From Modern Mythcraft to Magical Surrealism

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Fiction

The Little Lame Prince, Part I (Classic Reprint)

According to the custom of the country, there were chosen for him four-and-twenty god- fathers and godmothers, who each had to give him a name, and promise to do their utmost for him. When he came of age, he himself had to choose the name — and the godfather or god- mother — that he liked the best, for the rest of his days.

Fiction

Reading by Numbers

In case your mother has neglected your education I should explain about vampire numbers. They are numbers with an even number of digits that can be equally divided into two so-called fangs. These fangs are factors of the number and contain all of the digits of the original number.

Fiction

Author Spotlight: Christie Skipper Ritchotte

A neighbor showed me the trick when I was ten, and let me in on the whole Magician’s Code thing. I wasn’t supposed to tell anyone how to do the trick, but I caved immediately. Don’t ever show me how a trick is done; I’ll show everyone.

Fiction

My Best Friend’s Girl

There. You summoned me and I came. No one twisted your arm. No one made you take your friend’s equipment. No one made you sign the contract with your blood.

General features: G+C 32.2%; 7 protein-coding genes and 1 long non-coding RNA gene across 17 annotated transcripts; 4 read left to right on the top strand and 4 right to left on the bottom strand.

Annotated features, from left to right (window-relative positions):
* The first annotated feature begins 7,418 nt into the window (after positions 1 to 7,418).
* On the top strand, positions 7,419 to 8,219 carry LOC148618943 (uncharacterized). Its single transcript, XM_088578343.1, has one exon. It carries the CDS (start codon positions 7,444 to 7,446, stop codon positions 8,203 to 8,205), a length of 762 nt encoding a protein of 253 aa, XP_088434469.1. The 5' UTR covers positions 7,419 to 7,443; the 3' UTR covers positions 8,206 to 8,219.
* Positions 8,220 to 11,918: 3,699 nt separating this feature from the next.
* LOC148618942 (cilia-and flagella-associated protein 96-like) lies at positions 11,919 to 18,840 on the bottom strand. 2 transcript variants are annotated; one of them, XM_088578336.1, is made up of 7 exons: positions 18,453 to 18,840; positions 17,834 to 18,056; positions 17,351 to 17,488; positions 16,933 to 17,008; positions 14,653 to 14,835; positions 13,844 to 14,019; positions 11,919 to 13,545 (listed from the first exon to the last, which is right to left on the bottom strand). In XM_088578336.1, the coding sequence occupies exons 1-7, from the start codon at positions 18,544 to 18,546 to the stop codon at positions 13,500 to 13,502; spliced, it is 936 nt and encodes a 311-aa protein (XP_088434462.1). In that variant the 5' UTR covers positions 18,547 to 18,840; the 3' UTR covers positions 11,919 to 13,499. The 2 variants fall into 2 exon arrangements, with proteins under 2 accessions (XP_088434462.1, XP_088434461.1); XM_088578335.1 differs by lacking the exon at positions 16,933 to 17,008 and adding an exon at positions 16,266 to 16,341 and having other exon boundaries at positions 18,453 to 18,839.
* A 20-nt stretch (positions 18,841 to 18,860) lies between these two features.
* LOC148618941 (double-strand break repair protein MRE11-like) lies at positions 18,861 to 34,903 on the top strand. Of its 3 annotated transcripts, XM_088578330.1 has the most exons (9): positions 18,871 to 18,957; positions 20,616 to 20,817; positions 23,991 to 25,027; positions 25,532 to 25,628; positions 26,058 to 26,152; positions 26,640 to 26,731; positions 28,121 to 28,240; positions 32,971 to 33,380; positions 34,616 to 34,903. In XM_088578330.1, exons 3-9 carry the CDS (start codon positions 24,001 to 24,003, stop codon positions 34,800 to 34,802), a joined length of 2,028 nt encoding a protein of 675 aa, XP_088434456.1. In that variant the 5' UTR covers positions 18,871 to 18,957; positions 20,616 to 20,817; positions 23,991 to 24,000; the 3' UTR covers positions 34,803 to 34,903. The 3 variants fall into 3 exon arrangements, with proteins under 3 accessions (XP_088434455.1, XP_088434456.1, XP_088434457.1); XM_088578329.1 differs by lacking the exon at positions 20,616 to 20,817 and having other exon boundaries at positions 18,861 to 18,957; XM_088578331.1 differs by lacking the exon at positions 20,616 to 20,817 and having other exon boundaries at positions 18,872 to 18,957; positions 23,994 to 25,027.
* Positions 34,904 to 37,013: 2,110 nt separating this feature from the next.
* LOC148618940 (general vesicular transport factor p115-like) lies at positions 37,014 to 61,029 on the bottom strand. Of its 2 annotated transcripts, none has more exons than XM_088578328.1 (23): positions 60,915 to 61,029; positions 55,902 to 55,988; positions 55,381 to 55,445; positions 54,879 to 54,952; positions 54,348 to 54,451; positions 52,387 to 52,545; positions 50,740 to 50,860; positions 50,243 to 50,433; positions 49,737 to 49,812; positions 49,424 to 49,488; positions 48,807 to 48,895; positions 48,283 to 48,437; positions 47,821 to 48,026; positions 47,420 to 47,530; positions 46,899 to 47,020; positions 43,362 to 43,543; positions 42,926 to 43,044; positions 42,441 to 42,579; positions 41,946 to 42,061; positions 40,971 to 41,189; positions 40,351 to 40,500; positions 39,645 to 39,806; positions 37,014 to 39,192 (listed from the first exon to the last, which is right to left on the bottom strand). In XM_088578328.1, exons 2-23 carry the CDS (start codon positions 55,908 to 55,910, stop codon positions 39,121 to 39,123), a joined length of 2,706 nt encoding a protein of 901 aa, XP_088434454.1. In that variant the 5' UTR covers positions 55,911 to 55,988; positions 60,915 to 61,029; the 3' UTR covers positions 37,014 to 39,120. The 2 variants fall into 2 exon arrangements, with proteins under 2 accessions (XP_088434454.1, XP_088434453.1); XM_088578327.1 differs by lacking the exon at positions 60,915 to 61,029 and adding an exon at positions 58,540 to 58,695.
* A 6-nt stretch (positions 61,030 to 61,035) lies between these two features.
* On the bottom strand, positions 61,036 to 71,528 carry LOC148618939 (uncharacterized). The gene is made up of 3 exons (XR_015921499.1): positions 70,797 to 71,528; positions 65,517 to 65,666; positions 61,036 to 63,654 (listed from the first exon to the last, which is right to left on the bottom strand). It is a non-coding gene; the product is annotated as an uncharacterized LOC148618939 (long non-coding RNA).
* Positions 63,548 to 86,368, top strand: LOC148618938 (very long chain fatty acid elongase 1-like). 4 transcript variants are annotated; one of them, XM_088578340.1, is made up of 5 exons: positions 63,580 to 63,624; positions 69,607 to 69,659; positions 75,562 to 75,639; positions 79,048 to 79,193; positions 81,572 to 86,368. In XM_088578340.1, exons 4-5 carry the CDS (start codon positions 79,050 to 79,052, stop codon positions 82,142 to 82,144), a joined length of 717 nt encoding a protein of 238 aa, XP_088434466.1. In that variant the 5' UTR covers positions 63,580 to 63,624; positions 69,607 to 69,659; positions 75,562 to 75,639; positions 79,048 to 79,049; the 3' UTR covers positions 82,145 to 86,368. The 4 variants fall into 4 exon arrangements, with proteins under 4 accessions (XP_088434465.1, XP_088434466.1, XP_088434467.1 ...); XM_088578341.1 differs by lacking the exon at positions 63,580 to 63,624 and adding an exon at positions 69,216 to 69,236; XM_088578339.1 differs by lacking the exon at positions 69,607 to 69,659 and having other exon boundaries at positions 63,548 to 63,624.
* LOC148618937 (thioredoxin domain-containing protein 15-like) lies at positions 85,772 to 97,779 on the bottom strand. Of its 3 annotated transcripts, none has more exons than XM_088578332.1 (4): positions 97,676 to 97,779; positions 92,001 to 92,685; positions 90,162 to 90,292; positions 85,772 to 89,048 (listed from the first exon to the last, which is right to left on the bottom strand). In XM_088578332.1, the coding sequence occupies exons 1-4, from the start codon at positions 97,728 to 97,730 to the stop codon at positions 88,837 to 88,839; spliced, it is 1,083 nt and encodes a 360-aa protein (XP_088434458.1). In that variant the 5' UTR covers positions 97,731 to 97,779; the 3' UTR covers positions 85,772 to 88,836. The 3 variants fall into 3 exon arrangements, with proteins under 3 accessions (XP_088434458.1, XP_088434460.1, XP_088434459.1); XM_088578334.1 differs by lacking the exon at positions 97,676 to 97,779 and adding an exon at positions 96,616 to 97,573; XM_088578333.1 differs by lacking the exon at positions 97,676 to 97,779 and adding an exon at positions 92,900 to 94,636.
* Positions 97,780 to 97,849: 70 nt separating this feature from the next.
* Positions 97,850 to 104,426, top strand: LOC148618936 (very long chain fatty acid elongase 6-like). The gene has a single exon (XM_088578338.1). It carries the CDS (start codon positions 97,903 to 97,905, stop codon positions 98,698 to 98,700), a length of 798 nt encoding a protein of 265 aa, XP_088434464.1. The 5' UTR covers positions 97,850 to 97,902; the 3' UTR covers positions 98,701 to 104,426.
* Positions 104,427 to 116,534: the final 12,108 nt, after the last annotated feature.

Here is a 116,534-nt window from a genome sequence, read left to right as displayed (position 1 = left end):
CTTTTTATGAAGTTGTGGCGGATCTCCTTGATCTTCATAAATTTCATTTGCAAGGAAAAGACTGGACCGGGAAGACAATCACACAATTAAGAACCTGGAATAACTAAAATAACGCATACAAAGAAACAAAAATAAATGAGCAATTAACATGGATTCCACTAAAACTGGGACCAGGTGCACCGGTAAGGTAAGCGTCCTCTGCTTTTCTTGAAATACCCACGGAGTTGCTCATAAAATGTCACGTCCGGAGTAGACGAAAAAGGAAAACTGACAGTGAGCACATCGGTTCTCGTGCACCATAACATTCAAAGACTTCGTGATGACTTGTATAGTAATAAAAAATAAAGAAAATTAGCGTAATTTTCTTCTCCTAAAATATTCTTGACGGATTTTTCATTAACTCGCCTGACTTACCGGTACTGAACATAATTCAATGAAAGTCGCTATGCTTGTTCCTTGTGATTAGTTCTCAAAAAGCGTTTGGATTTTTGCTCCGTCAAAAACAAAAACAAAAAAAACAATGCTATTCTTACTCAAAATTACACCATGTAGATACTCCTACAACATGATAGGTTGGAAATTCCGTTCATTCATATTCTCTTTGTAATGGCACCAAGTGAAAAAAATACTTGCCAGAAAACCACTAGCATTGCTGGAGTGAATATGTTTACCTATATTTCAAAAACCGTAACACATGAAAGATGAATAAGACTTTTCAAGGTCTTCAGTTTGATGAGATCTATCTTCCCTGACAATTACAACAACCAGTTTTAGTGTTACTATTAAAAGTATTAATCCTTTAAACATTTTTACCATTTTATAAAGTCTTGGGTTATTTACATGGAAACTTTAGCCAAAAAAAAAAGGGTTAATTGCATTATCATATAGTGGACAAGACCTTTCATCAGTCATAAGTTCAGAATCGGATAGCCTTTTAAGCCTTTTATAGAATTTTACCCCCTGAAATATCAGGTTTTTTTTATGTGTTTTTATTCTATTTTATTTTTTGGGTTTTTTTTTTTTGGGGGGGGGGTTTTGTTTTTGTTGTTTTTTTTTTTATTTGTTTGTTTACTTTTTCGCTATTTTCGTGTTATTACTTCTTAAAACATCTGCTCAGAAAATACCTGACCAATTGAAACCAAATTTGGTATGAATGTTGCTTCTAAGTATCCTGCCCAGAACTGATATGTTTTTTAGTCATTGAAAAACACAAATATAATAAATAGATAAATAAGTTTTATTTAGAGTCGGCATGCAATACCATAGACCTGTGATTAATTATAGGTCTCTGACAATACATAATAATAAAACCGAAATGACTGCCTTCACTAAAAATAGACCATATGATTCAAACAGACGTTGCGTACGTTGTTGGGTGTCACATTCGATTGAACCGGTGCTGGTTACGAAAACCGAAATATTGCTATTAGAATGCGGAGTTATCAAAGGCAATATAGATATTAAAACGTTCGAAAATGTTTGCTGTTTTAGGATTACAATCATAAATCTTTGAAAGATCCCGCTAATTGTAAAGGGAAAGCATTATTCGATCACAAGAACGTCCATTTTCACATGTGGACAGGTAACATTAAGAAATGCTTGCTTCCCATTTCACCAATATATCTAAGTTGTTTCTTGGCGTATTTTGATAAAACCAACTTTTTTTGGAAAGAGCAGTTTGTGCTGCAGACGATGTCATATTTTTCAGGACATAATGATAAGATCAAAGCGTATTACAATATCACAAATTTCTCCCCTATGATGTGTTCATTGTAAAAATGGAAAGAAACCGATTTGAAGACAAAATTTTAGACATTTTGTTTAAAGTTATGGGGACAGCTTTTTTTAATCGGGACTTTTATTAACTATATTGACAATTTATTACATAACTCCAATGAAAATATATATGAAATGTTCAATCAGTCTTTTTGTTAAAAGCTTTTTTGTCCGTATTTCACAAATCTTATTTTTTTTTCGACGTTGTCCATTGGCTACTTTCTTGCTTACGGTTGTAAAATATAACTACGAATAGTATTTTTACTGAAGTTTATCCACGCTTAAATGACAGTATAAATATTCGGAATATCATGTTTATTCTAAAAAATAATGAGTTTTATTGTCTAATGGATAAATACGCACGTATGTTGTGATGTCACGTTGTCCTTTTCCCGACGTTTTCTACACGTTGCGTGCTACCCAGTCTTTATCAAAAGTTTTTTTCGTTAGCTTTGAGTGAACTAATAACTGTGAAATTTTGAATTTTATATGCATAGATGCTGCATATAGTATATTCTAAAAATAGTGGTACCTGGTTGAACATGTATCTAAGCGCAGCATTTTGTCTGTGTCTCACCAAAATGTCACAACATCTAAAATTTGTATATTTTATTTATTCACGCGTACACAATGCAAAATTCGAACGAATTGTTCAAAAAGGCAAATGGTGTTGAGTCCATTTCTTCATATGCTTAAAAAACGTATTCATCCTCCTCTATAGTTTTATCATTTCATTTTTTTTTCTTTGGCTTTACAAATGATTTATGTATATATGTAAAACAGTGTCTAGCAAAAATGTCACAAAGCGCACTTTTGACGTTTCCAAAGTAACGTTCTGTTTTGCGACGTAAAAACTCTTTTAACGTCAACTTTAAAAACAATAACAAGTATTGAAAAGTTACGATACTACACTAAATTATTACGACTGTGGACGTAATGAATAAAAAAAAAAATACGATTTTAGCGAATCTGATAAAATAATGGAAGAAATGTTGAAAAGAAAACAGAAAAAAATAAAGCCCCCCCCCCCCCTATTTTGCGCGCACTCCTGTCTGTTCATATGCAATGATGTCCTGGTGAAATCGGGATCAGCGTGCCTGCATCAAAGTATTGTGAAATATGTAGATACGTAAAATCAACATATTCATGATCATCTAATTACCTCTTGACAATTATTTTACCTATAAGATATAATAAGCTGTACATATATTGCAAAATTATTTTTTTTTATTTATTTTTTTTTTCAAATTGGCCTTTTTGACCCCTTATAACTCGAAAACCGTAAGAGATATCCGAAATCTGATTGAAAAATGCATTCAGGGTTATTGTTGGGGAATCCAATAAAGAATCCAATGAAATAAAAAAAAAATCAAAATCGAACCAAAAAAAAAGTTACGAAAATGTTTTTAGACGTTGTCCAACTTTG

Fiction

The Confessions of Prince Charming

Once upon a time: My mama always told me to stay away from princesses, and I guess I should have listened and gone into the wizarding business, but there was an opening for princes when I graduated from charm school, and I didn’t know at the time that princesses came with the job . . .

Fiction

A Song to Greet the Sun

He used the natleoc, the stick of thorns covered in dust and spores above his doorway, for that was what the priests prescribed and he would have this done as the gods demanded. She did not cry when the sharp points broke her skin, and so he hit her a second time . . .

Fiction

In Dreams Tangible

Laurel wanders from place to place, scattering seeds of doubt wherever she goes. She makes people doubt the reality of the world, weaves illusions that have more depth than reality can ever have. She is a dream weaver . . .

Fiction

Undocumented

On hot afternoons, mother took us to the shore of the river. While mother sat, watching my elder brothers play on the bank, I told her stories. They always began the same way: “There is an island in the river of gold where there is a castle. Everyone there is rich and happy and there are no slaves.”

Fiction

La Mer

The ocean slid towards him, tempting him, ushering him towards it. When it retreated he saw it had left him a gift—a single carp, stained with pollution. Its mouth begged numbly for help as it cut into the rough sand . . .

Fiction

Clockatrice by Tanith Lee (audio)

Poor girl. Beautiful Diana, named for a goddess, and barely sixteen years of age. Just after midnight she descended through through the gardens to meet her lover. And before any clock could strike one, she was as beautiful as she was dead.